It doesn’t matter that this new record is the equivalent of a cowboy cool Natty Light resting in a Duck Commander koozie from Walmart, Fowler will still sell out every venue he plays, be heard on the radio from Dalhart to Del Rio and continue to be one of the nicest guys with one of the strongest work ethics in the Texas scene.
The backdrop of all this controversy is the current state of music in Texas.
There’s been an uneasy and growing divide between the “Texas Country” facet of this scene and everyone else for quite some time. While the majority of artists have continued to drift more towards folk, roots-rock, soul and Americana, the country part of the spectrum continues to fall into the same Nashville lyrical traps we once rallied against.
Beer, bait and ammo. Trucks, girls, backroads and yes, beer. Usually backed with cheesy vanilla musical tracks that are so indistinguishable from the latest stylings of the mainstream dimestore cowboys that I can’t often tell the difference between them when I am cruising the radio dial.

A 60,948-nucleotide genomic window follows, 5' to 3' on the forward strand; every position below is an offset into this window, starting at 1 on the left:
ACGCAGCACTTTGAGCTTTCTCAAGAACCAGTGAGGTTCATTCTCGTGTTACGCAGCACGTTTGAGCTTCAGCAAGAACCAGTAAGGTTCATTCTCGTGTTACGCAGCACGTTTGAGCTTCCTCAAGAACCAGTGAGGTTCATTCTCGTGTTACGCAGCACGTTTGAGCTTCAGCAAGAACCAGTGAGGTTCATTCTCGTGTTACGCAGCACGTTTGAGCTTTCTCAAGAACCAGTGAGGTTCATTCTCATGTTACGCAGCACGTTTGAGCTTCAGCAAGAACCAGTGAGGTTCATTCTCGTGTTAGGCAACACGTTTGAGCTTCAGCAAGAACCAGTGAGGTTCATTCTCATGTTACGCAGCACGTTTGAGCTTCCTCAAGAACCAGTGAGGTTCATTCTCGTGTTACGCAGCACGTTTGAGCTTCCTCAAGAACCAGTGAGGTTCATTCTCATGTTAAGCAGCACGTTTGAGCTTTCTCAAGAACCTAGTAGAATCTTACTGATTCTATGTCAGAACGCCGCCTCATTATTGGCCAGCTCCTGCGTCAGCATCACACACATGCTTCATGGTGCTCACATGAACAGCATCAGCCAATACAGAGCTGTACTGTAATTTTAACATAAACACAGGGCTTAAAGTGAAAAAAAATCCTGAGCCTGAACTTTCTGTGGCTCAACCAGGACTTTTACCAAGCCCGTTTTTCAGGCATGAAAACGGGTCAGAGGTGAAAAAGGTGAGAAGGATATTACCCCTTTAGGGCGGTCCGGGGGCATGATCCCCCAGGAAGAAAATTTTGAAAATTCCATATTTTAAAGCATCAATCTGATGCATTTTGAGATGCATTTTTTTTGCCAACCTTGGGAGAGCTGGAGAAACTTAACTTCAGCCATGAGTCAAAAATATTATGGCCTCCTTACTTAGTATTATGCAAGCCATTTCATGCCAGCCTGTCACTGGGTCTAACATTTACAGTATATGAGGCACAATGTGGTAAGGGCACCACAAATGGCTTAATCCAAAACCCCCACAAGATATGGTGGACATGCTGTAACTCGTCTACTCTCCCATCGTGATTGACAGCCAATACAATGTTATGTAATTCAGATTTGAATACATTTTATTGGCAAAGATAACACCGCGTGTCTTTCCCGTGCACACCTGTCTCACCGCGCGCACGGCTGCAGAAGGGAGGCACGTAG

For years, we and others have tried to be a filter for the fans. For the fans, by the fans. Giving them a forum to voice their opinions and point out fresh new bands and BS along the way. Perhaps, as NewSlang LBK suggests, it’s time the artists did that among themselves too. No tweets of support just because a guy is your friend. Actually listen to the record and if you dig it, tell us why. We want to trust your opinion. When everyone says how awesome they think something that obviously isn’t great is, it dilutes the trust.